Journal of Rehabilitation Research & Development (JRRD)

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Volume 49 Number 2, 2012
   Pages 227 — 240

Abstract — Effect of prosthetic gel liner thickness on gait biomechanics and pressure distribution within the transtibial socket

Erin Boutwell, MS;1–2* Rebecca Stine, MS;1,3 Andrew Hansen, PhD;1,4 Kerice Tucker, BS;1 Steven Gard, PhD1–3

1Northwestern University Prosthetics-Orthotics Center for Education and Research, Department of Physical Medicine and Rehabilitation, Feinberg School of Medicine, Northwestern University, Chicago, IL; 2Department of Biomedical Engineering, McCormick School of Engineering and Applied Science, Northwestern University, Evanston, IL; 3Jesse Brown Department of Veterans Affairs (VA) Medical Center, Chicago, IL; 4Minneapolis VA Health Care System, ??Minneapolis, MN

Abstract–Prosthetic gel liners are often prescribed for persons with lower-limb amputations to make the prosthetic socket more comfortable. However, their effects on residual limb pressures and gait characteristics have not been thoroughly explored. This study investigated the effects of gel liner thickness on peak socket pressures and gait patterns of persons with unilateral transtibial amputations. Pressure and quantitative gait data were acquired while subjects walked on liners of two different uniform thicknesses. Fibular head peak pressures were reduced (p = 0.04) with the thicker liner by an average of 26 +/– 21%, while the vertical ground reaction force (GRF) loading peak increased 3 +/– 3% (p = 0.02). Most subjects perceived increased comfort within the prosthetic socket with the thicker liner, which may be associated with the reduced fibular head peak pressures. Additionally, while the thicker liner presumably increased comfort by providing a more compliant limb-socket interface, the higher compliance may have reduced force and vibration feedback to the residual limb and contributed to the larger vertical GRF loading peaks. We conclude that determining optimal gel liner thickness for a particular individual will require further investigations to better identify and understand the compromises that occur between user perception, residual-limb pressure distribution, and gait biomechanics.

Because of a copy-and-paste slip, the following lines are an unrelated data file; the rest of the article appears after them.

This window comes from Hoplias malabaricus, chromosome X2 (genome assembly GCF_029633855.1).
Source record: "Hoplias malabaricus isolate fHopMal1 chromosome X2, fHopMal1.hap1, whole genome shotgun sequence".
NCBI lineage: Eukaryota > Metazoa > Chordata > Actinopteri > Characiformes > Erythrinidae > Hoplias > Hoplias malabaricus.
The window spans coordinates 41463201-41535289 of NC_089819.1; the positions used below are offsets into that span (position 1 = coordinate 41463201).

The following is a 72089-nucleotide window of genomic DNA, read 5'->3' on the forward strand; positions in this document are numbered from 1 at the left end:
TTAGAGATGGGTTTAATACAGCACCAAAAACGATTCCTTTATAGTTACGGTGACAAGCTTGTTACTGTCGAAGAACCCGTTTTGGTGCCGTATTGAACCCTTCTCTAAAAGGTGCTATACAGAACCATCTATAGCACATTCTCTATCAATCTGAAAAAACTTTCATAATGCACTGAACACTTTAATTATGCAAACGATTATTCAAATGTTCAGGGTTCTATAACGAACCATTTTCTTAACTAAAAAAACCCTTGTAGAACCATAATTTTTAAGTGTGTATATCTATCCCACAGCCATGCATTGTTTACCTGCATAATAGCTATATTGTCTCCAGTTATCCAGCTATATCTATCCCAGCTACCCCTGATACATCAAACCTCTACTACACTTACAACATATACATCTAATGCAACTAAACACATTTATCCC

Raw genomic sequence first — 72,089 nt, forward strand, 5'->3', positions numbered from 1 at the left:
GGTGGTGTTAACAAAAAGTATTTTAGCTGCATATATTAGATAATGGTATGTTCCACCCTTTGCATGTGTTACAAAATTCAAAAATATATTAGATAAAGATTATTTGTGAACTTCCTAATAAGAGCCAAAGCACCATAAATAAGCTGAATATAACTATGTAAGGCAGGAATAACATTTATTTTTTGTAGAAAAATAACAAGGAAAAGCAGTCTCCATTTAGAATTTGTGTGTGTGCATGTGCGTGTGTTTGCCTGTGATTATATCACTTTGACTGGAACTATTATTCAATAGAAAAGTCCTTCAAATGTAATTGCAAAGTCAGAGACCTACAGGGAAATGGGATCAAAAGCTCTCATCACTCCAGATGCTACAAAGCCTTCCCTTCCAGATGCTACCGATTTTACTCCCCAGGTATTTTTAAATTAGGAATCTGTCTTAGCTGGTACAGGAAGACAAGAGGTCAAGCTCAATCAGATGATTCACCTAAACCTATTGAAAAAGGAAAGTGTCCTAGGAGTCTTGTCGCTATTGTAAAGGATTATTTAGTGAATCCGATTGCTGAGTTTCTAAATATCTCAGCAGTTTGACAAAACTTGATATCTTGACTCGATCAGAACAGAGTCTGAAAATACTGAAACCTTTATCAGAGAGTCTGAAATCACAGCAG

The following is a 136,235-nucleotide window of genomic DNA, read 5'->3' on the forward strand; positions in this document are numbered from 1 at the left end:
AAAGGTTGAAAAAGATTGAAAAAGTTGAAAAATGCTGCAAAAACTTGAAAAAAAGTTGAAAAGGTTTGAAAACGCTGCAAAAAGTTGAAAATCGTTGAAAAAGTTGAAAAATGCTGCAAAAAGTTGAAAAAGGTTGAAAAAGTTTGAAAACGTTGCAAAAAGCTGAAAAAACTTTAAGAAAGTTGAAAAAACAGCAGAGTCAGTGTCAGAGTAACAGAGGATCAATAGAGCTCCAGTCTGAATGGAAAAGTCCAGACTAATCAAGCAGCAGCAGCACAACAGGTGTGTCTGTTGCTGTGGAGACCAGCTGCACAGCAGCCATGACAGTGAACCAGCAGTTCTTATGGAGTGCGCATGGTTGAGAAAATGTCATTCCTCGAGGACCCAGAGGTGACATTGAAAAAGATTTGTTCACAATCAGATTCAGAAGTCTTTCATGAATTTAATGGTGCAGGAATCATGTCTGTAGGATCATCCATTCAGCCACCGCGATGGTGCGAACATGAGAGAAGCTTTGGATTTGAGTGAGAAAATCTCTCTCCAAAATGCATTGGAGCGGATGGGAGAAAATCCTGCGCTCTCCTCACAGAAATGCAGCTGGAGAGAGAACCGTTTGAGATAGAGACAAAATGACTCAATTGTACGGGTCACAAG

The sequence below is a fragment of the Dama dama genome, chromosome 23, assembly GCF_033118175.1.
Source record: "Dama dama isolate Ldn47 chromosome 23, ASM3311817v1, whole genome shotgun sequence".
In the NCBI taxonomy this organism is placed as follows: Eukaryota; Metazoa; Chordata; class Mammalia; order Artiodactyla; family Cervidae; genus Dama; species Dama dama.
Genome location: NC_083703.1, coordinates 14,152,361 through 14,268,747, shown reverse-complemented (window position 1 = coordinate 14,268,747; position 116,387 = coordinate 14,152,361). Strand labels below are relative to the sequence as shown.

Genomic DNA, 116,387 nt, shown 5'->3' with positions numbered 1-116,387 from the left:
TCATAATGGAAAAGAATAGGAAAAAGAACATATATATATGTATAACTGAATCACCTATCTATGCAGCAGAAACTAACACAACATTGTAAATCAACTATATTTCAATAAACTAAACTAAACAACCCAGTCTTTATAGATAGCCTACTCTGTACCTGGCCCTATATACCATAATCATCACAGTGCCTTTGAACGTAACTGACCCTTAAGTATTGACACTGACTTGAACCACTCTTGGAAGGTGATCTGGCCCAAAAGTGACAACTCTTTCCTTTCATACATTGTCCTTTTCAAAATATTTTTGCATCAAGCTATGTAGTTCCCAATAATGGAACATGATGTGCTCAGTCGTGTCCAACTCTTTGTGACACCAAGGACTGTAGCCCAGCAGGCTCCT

Key words: artificial limbs, gait analysis, gel liner, interface pressure, pin suspension, pressure sensors, prosthesis, rehabilitation, residual limb, transtibial amputee.

View HTML  ¦  View PDF  ¦  Contents Vol. 49, No. 2
This article and any supplementary material should be cited as follows:
Boutwell E, Stine R, Hansen A, Tucker K, Gard S. Effect of prosthetic gel liner thickness on gait biomechanics and pressure distribution within the transtibial socket. J Rehabil Res Dev. 2012;49(2):227–40.


Last Reviewed or Updated  Wednesday, April 4, 2012 12:33 PM

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